Monday, April 21, 2008


Book Review

Technopoly: The Surrender of Culture to Technology, by Neil Postman, Vintage Books, 1993

Thesis: “Technopoly deprives us of the social, political, historical, metaphysical, logical, or spiritual bases for knowing what is beyond belief.” Technopoly’s power emanates from the assumption that all technological advances are to be desired and therefore faith in symbols is counterproductive.

Evaluation: Postman, a sociologist, identified “Technopoly” in anthropomorphic terms, as an unfettered movement – a strongman of sorts – who is engulfing America’s better values, such as religious narratives, and replacing them with an inhumane and mechanistic dystopia. Americans welcome this with an unchallenged lust for technology even at the expense of our culture, heritage and faith. Science is the new alchemy and scientists her priests. Postman’s prophetic analysis from 1992 of Technology’s monopoly over human affairs is obviously more evident today than it was 15 years ago. In fact, the influence of the computer and the Internet are more pervasive and consuming than even that which Postman proposed. Even so, Postman offers an optimistic ethic that would lead to freedom from Technopoly, were we to heed his advice and become “loving resistance fighters” who manage technology rather than those who are managed by technology.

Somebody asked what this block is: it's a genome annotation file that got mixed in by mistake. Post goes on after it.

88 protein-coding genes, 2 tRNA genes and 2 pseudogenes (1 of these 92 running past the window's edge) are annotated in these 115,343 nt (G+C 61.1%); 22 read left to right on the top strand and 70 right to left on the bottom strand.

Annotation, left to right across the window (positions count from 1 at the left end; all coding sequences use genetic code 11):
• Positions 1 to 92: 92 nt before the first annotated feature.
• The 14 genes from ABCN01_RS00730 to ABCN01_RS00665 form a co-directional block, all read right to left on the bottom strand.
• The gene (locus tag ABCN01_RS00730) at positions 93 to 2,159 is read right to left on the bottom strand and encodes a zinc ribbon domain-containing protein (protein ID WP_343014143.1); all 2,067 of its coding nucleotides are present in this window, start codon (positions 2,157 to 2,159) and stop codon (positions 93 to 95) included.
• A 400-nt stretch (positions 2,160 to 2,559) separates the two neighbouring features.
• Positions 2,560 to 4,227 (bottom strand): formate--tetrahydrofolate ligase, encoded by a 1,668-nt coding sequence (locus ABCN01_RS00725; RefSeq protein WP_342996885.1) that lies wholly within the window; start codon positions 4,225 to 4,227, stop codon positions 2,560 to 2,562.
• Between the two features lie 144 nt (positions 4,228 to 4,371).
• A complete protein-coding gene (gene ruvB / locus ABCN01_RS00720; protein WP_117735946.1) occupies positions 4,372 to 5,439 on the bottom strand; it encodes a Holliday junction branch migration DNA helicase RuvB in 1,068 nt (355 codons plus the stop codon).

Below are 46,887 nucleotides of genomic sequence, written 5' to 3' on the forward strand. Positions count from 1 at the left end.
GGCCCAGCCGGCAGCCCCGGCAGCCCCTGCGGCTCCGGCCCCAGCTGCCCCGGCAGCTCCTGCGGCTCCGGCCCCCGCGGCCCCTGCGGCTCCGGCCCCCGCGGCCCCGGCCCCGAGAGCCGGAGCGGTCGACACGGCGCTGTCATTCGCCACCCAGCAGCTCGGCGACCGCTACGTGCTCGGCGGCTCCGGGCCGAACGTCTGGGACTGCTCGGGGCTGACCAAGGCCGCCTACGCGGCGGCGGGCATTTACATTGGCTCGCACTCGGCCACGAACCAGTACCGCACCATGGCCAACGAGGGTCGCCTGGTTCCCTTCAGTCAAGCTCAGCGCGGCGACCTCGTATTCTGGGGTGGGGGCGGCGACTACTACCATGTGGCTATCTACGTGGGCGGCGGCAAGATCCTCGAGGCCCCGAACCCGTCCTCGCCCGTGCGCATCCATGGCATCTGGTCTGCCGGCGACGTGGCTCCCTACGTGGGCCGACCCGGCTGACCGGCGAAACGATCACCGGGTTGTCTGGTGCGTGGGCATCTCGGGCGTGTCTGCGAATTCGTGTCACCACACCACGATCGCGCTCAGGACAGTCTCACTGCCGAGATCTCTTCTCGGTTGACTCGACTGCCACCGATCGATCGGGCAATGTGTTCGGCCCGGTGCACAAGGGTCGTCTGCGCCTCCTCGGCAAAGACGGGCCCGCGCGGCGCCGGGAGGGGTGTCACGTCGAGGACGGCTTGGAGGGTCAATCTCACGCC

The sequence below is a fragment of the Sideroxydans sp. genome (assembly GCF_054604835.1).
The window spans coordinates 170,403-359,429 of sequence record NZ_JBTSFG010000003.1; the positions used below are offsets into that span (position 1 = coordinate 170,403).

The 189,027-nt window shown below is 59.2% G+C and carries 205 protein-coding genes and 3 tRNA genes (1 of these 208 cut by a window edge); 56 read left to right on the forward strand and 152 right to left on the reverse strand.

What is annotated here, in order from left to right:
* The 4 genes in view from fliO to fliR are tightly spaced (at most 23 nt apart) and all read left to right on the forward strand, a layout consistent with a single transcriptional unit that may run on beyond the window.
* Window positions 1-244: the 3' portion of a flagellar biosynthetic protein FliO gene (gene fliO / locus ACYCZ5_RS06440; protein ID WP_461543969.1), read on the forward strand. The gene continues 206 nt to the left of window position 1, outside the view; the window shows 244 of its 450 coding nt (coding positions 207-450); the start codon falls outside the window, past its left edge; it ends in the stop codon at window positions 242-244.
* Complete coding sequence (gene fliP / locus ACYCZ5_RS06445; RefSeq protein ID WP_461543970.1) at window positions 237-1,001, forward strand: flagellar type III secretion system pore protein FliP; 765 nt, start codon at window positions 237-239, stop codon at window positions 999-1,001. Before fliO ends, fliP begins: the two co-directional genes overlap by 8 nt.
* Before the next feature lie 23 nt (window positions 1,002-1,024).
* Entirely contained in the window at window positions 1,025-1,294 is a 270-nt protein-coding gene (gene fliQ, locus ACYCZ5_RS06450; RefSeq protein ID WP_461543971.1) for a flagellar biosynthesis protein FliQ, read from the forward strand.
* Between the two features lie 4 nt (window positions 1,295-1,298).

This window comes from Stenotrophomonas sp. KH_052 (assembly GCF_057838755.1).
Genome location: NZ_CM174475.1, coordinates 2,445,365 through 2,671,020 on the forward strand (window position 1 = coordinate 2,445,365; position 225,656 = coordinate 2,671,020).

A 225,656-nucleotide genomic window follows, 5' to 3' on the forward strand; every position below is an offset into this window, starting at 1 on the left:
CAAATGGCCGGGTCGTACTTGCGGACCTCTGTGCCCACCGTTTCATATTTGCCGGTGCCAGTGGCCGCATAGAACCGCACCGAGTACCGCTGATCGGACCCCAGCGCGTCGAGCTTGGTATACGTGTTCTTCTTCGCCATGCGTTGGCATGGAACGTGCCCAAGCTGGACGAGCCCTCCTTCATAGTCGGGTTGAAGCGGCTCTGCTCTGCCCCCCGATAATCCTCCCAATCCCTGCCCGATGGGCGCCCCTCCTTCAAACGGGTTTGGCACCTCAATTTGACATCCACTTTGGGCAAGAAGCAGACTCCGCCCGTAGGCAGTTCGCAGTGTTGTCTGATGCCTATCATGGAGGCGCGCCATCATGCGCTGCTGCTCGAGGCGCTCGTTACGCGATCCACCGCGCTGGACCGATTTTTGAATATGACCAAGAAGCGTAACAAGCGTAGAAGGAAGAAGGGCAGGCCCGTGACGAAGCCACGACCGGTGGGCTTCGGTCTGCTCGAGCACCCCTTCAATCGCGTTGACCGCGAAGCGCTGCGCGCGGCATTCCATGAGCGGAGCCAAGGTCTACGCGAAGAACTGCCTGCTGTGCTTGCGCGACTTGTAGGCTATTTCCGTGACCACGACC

Helpful Insights: “Technopoly” is what Christians would recognize as a “Power” from Colossians 2.15. This particular Power has become especially potent in the United States, because we fail to recognize it and we do not even think to question its influence. Rather than just offer a critique, Postman offers a curriculum that would reunite students with the core narratives of Western culture. Not as a means to elevate Western Civilization above other cultures but as the narrative symbol which relates to the citizens of the United States. This narrative would enable students to become alert humans who know how to reason and question and apply moral standards to their roles as citizens. This approach to education is viewed as antithetical to the minimalist and statistical grind of the Technopoly machine. While Postman is not promoting a particular religion (though his affection for Judaism is evident), he is convinced that society cannot achieve a sense of purpose without such a core narrative to give people meaning. Technopoly cannot provide a core narrative because its end is only to sustain itself, which consumes and does not inspire.

Response: My perception of the public school system in the U.S. is that it is so broken and ideologically corrupt that it cannot be repaired. However, I believe that Postman’s emphasis on the integration of history and the ideals of past cultures, artists, philosophers and musicians into the standard school curriculum is the only viable corrective to our failing public school system, and thereby our failing culture.

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